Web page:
Mac Mini, iMac updates coming next week?

Apple could be getting ready to make some tweaks to its desktop Macs next week, adding the touches unveiled last month with its new MacBooks.

Apple could have the newest Mac Mini ready to go by next Tuesday. CNET

UPDATED 4:20pm: Apple has denied that new systems are on the way. See new story, "Apple debunks Mac Mini, iMac rumor"

Apple may clear up the confusion regarding the future of the Mac Mini a week from Tuesday.

That's what MacNN thinks, reporting Monday that Apple will have refreshed versions of the Mac Mini and iMac desktops to announce next Tuesday, Apple's traditional day of the week for product launches. Both systems could be in line for refreshes with new Intel hardware, but it doesn't sound like any drastic changes will be made to either system.

A few weeks ago it seemed Apple was getting ready to kill the Mac Mini , with reports that European retailers had been told not to expect further shipments of Apple's cheapest Mac. But U.S. customers expect Apple to keep the product line alive , perhaps with tweaks such as the new Mini DisplayPorts added to Apple's new MacBooks. And it sounds like the iMac, Apple's main desktop product, could receive similar treatment with the additional inclusion of the new Nvidia graphics chipsets introduced to Mac customers with the new notebooks.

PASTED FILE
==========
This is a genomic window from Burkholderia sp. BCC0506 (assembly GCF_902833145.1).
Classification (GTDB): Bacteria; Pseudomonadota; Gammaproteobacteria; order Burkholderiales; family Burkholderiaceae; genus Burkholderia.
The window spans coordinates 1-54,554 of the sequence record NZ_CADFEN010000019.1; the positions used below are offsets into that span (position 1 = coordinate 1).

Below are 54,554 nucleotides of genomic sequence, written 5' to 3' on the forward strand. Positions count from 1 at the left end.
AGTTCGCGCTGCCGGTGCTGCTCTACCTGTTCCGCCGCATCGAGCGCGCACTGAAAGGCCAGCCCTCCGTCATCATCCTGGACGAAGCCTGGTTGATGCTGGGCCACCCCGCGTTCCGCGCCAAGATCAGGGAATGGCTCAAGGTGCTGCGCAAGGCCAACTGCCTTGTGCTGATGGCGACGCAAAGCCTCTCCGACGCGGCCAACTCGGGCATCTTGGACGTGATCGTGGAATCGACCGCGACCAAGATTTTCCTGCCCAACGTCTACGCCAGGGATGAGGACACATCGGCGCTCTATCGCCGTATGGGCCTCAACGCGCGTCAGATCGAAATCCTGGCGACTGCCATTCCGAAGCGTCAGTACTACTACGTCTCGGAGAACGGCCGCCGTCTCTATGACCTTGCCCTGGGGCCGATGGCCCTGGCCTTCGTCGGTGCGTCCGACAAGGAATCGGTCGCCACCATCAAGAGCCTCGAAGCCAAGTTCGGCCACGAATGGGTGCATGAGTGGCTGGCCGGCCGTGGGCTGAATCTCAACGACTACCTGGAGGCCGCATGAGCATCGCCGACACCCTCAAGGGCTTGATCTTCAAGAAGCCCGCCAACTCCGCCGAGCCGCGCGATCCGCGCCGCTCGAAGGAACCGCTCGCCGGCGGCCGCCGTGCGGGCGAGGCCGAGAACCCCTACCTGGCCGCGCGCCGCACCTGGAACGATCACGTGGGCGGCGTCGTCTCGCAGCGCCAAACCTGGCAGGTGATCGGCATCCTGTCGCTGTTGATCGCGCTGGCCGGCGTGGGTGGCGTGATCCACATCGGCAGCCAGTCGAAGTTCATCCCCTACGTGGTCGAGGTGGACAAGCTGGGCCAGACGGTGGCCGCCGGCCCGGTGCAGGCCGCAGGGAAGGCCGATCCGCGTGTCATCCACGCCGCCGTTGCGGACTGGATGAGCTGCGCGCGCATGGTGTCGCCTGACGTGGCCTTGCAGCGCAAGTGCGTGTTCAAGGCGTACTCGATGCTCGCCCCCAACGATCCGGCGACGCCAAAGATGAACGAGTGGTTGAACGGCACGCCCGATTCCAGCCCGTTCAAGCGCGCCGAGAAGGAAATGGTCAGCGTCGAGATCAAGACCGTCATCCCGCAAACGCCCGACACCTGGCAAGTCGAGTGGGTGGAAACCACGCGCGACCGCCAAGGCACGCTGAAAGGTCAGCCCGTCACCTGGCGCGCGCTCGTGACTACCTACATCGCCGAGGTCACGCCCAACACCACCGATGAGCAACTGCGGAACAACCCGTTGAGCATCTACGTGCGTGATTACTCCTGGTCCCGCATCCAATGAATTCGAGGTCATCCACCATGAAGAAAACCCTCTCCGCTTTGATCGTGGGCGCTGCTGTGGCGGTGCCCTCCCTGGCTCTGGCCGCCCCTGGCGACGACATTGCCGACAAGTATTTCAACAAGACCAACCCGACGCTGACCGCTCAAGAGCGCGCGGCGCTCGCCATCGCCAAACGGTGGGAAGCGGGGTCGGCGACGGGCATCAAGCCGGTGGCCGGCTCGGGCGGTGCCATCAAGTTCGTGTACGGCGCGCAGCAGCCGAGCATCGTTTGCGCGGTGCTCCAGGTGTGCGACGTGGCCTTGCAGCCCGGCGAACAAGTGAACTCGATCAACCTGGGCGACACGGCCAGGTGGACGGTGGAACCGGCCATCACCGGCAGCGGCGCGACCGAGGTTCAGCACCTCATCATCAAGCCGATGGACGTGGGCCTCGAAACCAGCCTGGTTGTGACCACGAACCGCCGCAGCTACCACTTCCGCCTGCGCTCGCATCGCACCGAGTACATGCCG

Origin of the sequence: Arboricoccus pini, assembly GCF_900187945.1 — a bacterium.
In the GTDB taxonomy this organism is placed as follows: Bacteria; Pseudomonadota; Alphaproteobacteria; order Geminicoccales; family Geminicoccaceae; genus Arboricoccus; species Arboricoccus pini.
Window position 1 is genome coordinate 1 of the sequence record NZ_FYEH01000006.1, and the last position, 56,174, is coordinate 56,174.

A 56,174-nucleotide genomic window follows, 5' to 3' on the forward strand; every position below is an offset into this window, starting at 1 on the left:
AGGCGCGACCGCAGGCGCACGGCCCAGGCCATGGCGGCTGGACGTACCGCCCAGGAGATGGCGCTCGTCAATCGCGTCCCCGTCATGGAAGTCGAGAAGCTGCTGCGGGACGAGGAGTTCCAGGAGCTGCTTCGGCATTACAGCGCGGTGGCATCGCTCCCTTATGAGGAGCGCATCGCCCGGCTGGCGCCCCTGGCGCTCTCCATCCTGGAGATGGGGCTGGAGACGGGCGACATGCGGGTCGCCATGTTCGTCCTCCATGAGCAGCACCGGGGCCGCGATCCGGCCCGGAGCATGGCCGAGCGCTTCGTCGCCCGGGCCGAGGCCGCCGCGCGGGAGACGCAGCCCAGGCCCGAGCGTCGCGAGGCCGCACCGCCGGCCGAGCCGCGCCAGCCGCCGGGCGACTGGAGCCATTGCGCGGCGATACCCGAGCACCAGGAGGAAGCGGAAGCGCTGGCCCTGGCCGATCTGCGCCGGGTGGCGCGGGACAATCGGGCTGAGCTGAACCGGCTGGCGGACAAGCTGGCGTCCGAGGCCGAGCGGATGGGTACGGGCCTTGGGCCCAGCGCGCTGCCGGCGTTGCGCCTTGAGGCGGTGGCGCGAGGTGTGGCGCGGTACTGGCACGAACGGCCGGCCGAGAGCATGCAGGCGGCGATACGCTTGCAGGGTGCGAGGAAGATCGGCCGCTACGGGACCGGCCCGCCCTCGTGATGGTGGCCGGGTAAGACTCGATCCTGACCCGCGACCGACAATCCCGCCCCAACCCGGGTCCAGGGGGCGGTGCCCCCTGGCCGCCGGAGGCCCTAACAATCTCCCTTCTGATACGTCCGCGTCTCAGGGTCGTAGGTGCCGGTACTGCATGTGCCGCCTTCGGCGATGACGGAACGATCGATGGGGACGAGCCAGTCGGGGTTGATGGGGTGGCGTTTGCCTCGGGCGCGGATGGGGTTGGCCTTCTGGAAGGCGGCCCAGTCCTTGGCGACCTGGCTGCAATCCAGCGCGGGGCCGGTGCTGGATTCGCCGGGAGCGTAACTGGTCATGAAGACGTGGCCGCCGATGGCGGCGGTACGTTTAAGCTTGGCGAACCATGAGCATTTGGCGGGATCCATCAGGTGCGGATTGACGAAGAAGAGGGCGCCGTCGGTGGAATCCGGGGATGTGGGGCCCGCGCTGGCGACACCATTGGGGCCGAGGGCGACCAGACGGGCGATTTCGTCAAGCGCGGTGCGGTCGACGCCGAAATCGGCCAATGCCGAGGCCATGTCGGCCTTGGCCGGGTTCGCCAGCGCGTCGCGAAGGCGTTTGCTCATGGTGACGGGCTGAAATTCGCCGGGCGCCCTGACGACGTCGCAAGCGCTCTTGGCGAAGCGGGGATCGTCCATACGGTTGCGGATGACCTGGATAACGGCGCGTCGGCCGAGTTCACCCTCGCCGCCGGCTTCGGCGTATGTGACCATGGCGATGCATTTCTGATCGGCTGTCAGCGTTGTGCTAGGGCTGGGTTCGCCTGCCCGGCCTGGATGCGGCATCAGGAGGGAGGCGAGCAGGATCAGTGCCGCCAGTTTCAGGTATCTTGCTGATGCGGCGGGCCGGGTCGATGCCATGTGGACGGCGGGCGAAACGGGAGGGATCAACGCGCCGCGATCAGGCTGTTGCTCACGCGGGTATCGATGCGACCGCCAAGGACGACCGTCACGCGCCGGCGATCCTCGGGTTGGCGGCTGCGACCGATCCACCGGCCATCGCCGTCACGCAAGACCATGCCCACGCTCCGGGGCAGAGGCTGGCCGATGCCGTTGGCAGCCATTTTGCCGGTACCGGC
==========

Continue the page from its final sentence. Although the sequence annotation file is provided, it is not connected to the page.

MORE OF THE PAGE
MacNN's report didn't have specific details on the configurations or pricing that might arrive with the systems. Given the gap between Apple's last major hardware event in October and its yearly Macworld extravaganza in January, it would make sense for Apple to tweak its desktops ahead of Macworld. That would free up space in January to talk about things like Snow Leopard and the iPhone and allow Apple to take advantage of the usual increase in demand during the holiday shopping season.

About the author

    Tom Krazit writes about the ever-expanding world of Google, as the most prominent company on the Internet defends its search juggernaut while expanding into nearly anything it thinks possible. He has previously written about Apple, the traditional PC industry, and chip companies. E-mail Tom.

     

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